I hope this message finds you all well and in good health as we welcome everyone back to school for the start of Term 2. I trust that everyone had a relaxing and enjoyable break and is ready to resume their studies with renewed energy and enthusiasm.
As we begin this new Term, I would like to take this opportunity to remind our students of the importance of using feedback from Wednesday’s Parent/Teacher/Student Interviews to set academic goals and stay committed to their studies. This is a crucial time of the year, and we must all work together to ensure that our students receive the best possible education.
Our teachers have been working hard to develop engaging lessons that will challenge and inspire our students. We will continue to provide a supportive and inclusive learning environment where all students can thrive and reach their full potential.
Just a friendly reminder, particularly to our Year 7 parents/carers, that the Nurrunga digital newsletter is the College’s main form of communication with you. Updates and reminders are also sent via the Waverley College app. It is essential that you please put aside time each week to read the important messages in Nurrunga, which is delivered to the email address of every parent/carer, student and staff member every Friday afternoon during Term time.
ANZAC Ceremony and Coloured Diggers March
On Monday, 24 April we commemorated our 2023 Anzac Day service. Years 5-12 students, staff, official guests, and our College community assembled in the Centenary Quad to mark this national day of remembrance. Anzac Day “marks the anniversary of the first major military action fought by Australian and New Zealand forces during the First World War.” – (Australian War Memorial website.)
Mounting the Catafalque Party opened the service and College Captain, Lachlan Grant, gave the Acknowledgement of Country. Commanding Officer – WCCU, MAJ(AAC) Julie-Ann de Kantzow welcomed our community, delivering a memorable speech about the Australian Light Horse Brigade. She particularly educated us on the bravery and sense of duty of the 118 Indigenous Australians – the highest number of Indigenous servicemen of any regiment within the Australian Defence Force in World War I – who had to anglicise their names in order to sign up because they were not yet recognised as citizens.
These men were part of the well-known mounted charge of 1917 who defeated the Turkish defences, and captured the town of Beersheba, which meant that the British Empire forces were able to break the Ottoman line and move into Palestine.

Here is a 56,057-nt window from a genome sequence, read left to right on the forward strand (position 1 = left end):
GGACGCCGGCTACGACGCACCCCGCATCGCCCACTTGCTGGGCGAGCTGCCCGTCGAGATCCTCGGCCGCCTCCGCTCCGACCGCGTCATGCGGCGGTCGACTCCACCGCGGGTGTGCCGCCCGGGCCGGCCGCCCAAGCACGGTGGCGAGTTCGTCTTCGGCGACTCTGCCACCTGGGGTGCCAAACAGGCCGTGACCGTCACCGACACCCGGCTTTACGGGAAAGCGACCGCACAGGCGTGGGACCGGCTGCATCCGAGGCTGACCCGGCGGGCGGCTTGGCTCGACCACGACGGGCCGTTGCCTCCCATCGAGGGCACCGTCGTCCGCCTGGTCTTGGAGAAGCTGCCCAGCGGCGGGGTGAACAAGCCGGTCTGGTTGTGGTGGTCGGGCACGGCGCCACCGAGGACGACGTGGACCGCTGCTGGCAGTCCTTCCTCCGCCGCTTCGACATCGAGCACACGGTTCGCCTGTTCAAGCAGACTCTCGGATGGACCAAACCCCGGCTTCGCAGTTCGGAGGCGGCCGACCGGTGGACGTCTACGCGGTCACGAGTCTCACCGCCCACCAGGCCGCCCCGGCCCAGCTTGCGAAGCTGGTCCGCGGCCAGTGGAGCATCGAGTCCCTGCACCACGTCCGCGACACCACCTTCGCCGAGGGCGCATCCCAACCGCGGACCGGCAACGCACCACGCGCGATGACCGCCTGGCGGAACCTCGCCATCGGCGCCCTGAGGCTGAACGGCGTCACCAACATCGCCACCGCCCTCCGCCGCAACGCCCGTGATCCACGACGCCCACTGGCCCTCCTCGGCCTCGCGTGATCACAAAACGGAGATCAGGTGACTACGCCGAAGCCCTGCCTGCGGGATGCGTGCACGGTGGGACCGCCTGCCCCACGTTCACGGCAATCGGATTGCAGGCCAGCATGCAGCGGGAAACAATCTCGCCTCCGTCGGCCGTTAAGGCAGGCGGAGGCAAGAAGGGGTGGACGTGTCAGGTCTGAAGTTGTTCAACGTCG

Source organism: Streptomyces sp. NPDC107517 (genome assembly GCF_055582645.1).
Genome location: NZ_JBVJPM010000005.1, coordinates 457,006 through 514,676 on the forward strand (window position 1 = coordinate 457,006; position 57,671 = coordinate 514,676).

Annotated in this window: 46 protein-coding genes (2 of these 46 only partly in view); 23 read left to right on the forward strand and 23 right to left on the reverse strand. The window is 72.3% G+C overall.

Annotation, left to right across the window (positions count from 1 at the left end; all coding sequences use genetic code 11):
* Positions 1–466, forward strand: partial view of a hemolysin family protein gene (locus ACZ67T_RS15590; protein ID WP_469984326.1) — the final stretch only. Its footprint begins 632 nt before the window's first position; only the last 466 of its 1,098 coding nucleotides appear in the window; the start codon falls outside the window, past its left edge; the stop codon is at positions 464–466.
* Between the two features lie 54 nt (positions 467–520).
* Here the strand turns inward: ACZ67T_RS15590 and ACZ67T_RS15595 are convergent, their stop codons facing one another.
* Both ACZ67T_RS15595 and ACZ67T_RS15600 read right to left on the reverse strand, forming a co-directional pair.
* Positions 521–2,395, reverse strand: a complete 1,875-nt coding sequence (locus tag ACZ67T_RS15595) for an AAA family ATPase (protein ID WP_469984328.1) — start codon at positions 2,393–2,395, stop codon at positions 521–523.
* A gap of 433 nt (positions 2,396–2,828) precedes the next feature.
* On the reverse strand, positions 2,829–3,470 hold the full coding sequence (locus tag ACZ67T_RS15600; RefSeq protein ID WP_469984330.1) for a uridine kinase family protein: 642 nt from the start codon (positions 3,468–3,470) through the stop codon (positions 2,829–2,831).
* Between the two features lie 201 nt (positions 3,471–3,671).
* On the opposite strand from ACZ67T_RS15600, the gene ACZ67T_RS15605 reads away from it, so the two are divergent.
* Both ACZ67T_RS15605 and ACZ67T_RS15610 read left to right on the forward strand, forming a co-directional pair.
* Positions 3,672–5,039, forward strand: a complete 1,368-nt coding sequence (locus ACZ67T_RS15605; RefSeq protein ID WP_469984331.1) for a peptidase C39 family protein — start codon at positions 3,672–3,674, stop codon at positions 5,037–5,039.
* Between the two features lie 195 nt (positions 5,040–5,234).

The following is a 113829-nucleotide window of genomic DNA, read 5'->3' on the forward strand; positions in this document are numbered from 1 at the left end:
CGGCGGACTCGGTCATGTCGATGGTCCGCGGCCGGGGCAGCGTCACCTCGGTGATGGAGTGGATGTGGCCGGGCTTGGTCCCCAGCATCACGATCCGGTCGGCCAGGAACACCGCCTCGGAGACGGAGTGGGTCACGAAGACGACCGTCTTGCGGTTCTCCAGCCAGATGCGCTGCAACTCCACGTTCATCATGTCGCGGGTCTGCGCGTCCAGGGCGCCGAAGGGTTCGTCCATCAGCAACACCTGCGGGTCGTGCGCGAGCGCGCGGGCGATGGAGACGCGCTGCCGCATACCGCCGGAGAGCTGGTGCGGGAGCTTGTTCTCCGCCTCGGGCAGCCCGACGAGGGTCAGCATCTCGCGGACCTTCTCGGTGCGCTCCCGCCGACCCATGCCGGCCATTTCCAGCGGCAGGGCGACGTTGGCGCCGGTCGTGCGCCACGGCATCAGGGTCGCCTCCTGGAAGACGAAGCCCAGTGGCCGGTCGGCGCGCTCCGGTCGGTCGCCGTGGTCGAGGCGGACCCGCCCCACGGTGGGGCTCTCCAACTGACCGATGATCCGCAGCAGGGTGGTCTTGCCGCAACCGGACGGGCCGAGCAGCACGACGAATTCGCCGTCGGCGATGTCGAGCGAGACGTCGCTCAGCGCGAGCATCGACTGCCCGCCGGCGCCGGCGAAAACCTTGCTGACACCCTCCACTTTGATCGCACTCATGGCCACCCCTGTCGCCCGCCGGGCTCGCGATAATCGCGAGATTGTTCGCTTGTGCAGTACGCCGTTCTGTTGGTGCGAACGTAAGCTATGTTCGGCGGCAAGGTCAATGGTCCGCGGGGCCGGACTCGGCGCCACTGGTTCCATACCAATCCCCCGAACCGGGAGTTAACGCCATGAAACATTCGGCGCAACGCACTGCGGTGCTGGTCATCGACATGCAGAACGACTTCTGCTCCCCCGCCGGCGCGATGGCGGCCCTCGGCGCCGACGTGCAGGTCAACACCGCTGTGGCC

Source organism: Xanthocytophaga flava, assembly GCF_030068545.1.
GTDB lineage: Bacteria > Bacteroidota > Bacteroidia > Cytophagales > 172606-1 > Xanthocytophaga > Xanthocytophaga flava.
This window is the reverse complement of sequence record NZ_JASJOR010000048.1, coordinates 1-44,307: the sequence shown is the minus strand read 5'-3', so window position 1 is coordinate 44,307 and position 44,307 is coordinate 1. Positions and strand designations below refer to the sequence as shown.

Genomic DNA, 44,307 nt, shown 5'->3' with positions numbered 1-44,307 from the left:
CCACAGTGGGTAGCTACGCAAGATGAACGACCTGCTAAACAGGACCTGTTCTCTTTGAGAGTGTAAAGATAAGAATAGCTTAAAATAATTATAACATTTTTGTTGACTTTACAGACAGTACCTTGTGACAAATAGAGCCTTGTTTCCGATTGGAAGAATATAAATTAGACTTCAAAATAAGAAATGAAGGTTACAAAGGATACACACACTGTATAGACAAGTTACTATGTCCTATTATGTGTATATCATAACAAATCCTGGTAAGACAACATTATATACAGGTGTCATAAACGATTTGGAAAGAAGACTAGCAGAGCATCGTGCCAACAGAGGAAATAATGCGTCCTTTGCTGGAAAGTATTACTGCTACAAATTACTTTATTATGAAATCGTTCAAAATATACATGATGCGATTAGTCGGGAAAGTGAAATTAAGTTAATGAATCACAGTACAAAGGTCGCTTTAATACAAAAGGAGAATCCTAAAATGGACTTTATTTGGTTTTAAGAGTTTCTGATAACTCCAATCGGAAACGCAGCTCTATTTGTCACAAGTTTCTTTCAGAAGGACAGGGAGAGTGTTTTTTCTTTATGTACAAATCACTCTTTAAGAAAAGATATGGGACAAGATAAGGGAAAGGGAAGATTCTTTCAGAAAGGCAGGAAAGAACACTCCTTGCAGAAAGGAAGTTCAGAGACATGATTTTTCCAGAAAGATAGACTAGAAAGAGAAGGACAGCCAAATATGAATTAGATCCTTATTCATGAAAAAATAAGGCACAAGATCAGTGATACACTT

As we viewed black and white archival images of World War I on the large external screens, MAJ(AAC) de Kantzow solemnly reminded us that the descendants of these servicemen sit amongst us today, including one Waverley student whose great-great grandfather, Indigenous Trooper Frank Fisher, was part of the Beersheba charge. A black and white photo of Frank Fisher in his military uniform was displayed on the large screens. Frank was also the great grandfather of the Olympic gold medallist, runner Cathy Freeman. MAJ(AAC) de Kantzow asked that we think of, and mourn, those who are not here.
Prayers of the faithful were each read by students from the SRC, after which images of the young men of Waverley College killed in action in World Wars I and II were exhibited, one by one, to the moving strains of the hymn ‘Nearer My God to Thee.’ The laying of the wreath was performed by CPL Archie G and CPL Harrison T, ‘The Ode’ read by CUO Thomas G, and ‘The Last Post’ and ‘The Rouse’ beautifully played on the balcony of Level 3, by CPL Lachlan I. After we sang the National Anthems of Australia and New Zealand, a closing prayer completed the ceremony.
A special Light Horse Brigade exhibition will be displayed in the Senior School Library from Period 6 today. I hope all students will make the time to visit this exhibition to learn more and contemplate further the service of these remarkable men – men who gave us the freedom and security we enjoy in Australia today.
Beginning in Redfern 17 years ago, each ANZAC Day, Aboriginal and Torres Strait Islander service personnel who served Australia in overseas conflicts are recognised in the Coloured Diggers March. It begins at Redfern community centre and marches to the cenotaph at Redfern Park for the formal ceremony. Because the contributions and stories of First Nations servicemen and women in Australia have been largely overlooked in Australian history, each year this March is an impetus for truth telling and a commemoration of First Nations peoples’ resilience and service.
During World War I, for example, Aboriginal and Torres Strait Islander men were legally not allowed to join up, however over 1,000 served in this war with 70 serving in Gallipoli. After this war, these men were denied many of the benefits afforded to the non-Indigenous men who fought with them. Moving forward, we hope that events like this can make a significant contribution to the broader Reconciliation movement.
Scholarship Awarded to Alum of Waverley College
Congratulations to Clement Halaholo (Class of 2022) on being awarded the highly esteemed ISCA Waratahs Scholarship 2023 by the International College of Management Sydney (ICMS) and International Sport College Australia (ISCA).
The ICMS Scholarship Program commenced in 2011 and is underpinned by three key values. Firstly, benevolence, this is our key platform to give back and prioritise corporate and social responsibility. As an independent higher education provider, the volume of giving at ICMS is unique.
Youth Clothes Swap at Bondi Pavilion this Sunday
This Youth Week, swap your pre-loved clothes, update your wardrobe and save money and the planet.
When: Sunday, 30 April, various times.
Where: Bondi Pavilion
*Please note Youth Week activities are ONLY open to people aged 12 – 24.